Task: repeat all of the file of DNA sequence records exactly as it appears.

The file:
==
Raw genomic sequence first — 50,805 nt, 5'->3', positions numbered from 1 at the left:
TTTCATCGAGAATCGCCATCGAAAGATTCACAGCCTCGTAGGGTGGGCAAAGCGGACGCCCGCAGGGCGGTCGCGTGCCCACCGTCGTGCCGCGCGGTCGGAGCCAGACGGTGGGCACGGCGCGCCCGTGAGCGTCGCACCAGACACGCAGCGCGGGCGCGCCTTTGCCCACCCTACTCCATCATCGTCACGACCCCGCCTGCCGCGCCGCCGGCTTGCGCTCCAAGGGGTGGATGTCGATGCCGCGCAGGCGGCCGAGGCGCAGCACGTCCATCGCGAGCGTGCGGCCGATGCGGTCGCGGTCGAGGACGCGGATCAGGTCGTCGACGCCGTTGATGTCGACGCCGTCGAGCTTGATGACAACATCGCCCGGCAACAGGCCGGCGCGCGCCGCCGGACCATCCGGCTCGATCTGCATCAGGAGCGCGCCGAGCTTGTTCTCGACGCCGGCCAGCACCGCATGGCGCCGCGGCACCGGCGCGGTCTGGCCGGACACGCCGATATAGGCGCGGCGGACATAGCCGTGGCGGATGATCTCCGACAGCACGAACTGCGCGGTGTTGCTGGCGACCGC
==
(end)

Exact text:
Raw genomic sequence first — 50,805 nt, 5'->3', positions numbered from 1 at the left:
TTTCATCGAGAATCGCCATCGAAAGATTCACAGCCTCGTAGGGTGGGCAAAGCGGACGCCCGCAGGGCGGTCGCGTGCCCACCGTCGTGCCGCGCGGTCGGAGCCAGACGGTGGGCACGGCGCGCCCGTGAGCGTCGCACCAGACACGCAGCGCGGGCGCGCCTTTGCCCACCCTACTCCATCATCGTCACGACCCCGCCTGCCGCGCCGCCGGCTTGCGCTCCAAGGGGTGGATGTCGATGCCGCGCAGGCGGCCGAGGCGCAGCACGTCCATCGCGAGCGTGCGGCCGATGCGGTCGCGGTCGAGGACGCGGATCAGGTCGTCGACGCCGTTGATGTCGACGCCGTCGAGCTTGATGACAACATCGCCCGGCAACAGGCCGGCGCGCGCCGCCGGACCATCCGGCTCGATCTGCATCAGGAGCGCGCCGAGCTTGTTCTCGACGCCGGCCAGCACCGCATGGCGCCGCGGCACCGGCGCGGTCTGGCCGGACACGCCGATATAGGCGCGGCGGACATAGCCGTGGCGGATGATCTCCGACAGCACGAACTGCGCGGTGTTGCTGGCGACCGC